Et cetera

To achieve the impossible, it is precisely the unthinkable that must be thought.
-Tom Robbins

asylum-art:

October Jones: Hilarious Post-it Notes Left on the Train for Motivation and Cheer

Writer and illustrator October Jones delights with these hilarious motivational post-it notes that he leaves on the train and in other random places. The upbeat doodles, which star the adorable Peppy the Inspirational Cat, convey positive and funny messages meant to encourage daily commuters.

(via asylum-art)

asylum-art:

 Sophie Kahn Sculptures

Sophie Kahn’s work addresses the resonances of death in the still image. It owes its fragmented aesthetic to the interaction of new and old media, and the collision of the body with imaging technology.

I combine cutting-edge means of reproduction, like 3d laser scanning and 3d printing, with ancient bronze casting techniques. Using damaged 3d data, I create sculptures and video works that resemble de-constructed monuments or memorials.

The precise 3d scanning technology I use was never designed to capture the body, which is always in motion. When confronted with a moving body, it receives conflicting spatial coordinates, generating a 3d ‘motion blur’. From these scans, I create videos or life-sized 3d printed mold sculptures. The resulting sculptures bear the artifacts of all the digital processes they have been though. The scanning and 3d printing process strips color and movement from the body, leaving behind only traces of its form – a scan of the face resembles nothing more than a digital death mask.

(via asylum-art)


Fando Y Lis, Alejandro Jodorowsky (1968)

Fando Y Lis, Alejandro Jodorowsky (1968)

(Source: daiseas, via bulletfly)

fuckyouverymuch:

We cool off.

fuckyouverymuch:

We cool off.

(via bulletfly)

wendyscity:

State and Lake by BalineseCat on Flickr.

asylum-art:

Oksana Badrak

Oksana Badrak is an extremely talented illustrator and concept artist from Moscow, Russia. She creates dreamy pop/kitsch imagery using mixed-media – this approach consists of a rich combination of digital technology with meticulously hand painted elements. The resulting surreal imagery presents a fantastical visual experience made from various amalgamations of graphic fiction and tightly rendered reality. Her work’s inspired from everything from Asian supermarkets to the Southern California desert. This creates a very distinctive style; it fuses an enticing and balanced landscape of pop-culture icons with organic world depictions.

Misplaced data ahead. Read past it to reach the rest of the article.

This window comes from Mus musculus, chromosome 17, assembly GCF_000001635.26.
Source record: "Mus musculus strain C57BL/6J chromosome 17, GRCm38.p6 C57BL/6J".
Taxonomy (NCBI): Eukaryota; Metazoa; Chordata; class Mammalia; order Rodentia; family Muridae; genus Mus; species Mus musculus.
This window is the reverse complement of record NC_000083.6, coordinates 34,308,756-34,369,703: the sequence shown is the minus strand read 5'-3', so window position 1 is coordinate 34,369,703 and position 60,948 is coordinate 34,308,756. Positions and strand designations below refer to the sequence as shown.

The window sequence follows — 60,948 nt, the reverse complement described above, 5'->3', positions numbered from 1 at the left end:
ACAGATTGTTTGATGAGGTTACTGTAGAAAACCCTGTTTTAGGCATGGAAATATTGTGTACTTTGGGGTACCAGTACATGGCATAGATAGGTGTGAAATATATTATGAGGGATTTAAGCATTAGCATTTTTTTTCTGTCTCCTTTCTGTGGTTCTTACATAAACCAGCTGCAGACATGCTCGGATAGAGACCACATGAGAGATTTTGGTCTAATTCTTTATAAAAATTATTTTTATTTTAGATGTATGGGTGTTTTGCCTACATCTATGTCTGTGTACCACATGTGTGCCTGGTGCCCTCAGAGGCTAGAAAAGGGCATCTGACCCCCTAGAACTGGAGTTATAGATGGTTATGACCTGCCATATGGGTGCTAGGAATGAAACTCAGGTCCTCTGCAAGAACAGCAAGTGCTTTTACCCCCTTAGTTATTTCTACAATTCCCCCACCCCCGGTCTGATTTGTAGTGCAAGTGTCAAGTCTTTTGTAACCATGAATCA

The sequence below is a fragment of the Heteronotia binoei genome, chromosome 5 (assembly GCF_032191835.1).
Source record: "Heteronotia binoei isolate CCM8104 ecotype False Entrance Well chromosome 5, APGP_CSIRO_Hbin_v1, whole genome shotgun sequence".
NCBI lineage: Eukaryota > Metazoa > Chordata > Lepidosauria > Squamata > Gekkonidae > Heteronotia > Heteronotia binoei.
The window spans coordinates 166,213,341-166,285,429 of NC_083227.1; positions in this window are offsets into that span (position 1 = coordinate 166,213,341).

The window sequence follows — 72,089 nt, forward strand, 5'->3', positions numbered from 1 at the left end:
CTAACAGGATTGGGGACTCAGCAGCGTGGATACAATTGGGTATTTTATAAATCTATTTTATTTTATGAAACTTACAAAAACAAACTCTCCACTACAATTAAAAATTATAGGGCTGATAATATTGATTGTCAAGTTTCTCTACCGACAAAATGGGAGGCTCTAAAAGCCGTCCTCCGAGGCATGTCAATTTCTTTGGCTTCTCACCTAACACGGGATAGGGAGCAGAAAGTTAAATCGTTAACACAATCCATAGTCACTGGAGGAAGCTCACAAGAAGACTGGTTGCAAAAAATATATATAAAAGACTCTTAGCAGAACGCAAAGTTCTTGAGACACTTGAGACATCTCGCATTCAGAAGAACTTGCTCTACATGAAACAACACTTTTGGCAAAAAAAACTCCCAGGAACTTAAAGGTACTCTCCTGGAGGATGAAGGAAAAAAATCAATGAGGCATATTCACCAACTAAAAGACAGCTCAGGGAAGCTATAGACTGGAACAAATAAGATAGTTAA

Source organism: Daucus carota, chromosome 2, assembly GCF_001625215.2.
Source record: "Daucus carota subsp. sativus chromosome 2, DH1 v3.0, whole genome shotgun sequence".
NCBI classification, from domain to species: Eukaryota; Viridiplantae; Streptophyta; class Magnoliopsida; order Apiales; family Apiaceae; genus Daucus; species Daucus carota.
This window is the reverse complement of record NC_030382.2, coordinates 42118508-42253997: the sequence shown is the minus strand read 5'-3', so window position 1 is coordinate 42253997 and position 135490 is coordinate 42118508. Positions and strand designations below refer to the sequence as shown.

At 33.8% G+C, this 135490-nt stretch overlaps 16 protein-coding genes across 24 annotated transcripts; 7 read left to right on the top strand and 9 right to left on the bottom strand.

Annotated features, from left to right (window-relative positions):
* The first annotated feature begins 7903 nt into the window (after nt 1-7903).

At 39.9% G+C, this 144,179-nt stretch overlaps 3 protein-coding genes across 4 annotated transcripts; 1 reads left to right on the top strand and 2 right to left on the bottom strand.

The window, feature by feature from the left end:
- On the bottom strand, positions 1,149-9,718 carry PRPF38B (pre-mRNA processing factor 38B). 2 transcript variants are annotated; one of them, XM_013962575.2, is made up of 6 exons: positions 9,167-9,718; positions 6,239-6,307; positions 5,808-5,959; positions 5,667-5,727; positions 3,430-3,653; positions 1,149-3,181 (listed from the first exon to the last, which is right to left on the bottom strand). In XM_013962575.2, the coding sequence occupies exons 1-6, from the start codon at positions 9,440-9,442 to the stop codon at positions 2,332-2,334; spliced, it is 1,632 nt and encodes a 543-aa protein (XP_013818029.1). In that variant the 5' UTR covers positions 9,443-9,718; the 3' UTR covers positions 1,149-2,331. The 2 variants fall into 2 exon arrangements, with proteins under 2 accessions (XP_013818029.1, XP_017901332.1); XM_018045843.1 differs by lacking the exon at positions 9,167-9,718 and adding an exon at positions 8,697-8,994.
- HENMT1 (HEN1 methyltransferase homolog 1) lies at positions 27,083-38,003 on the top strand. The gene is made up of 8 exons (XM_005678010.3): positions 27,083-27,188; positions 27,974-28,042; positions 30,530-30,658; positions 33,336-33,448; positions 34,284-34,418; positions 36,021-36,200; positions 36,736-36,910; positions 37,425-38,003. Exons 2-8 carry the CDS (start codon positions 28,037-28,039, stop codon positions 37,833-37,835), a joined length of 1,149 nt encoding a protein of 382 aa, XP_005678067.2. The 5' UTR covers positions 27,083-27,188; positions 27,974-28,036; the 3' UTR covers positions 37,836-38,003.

asylum-art:

Graziano Locatelli

The works all have the name of a street or a street that has been part of the life of Locatelli and want to be an element of profound innovation in contemporary art. This is how the walls torn, shattered sculptures in which the memory bully comes across space and time, giving voice to a neurosis and an emotion tied to the objects that have left deep scars in the life of the artist. The tiles vintage crumbling and animate in a three-dimensional movement, are the chosen element to emphasize the power and vehemence that the memories have in our lives.  A broken wall in a house “uninhabited” that wants to tell his story.  Hence the title of the exhibition “Disabitare” as an evocation of a time that was where the object that has been forgotten its presence screams coming out of the walls, the walls, from our memories. An attempt, therefore, “Re-inhabiting” to Locatelli, an attempt to revive a past that would not be forgotten, but that is hard to forget.

asylum-art:

Axel Hoedt:Once A Year 2013

Axel Hoedt’s Once a Year offers a series of photographs of traditional German festival costumes, a sort of project that has become more familiar with the recent work of Charles Freger, Estelle Hanania and Phyllis Galembo. Hoedt’s work falls more inline with Hanania’s approach, yet his take is his own. With a background as a fashion and portrait photographer, Hoedt’s photographs revel in the strangeness of their subject matter. A good fashion photographer isn’t simply looking for beauty, but the moment where clothing transfigures the person wearing it — a transformation perhaps never more powerful than with costume. Photographed against white backdrops or in the streets in both black and white and color, Hoedt’s atmospheric images invite you to look, yet not in the same way documentary images do. In these images it is possible to see something beyond the garment. Momentarily still, Hoedt’s photographs allow us flashes of a centuries old world hidden in the experience of otherness of this once a year tradition.

via Emmanuel Chaussade

(via asylum-art)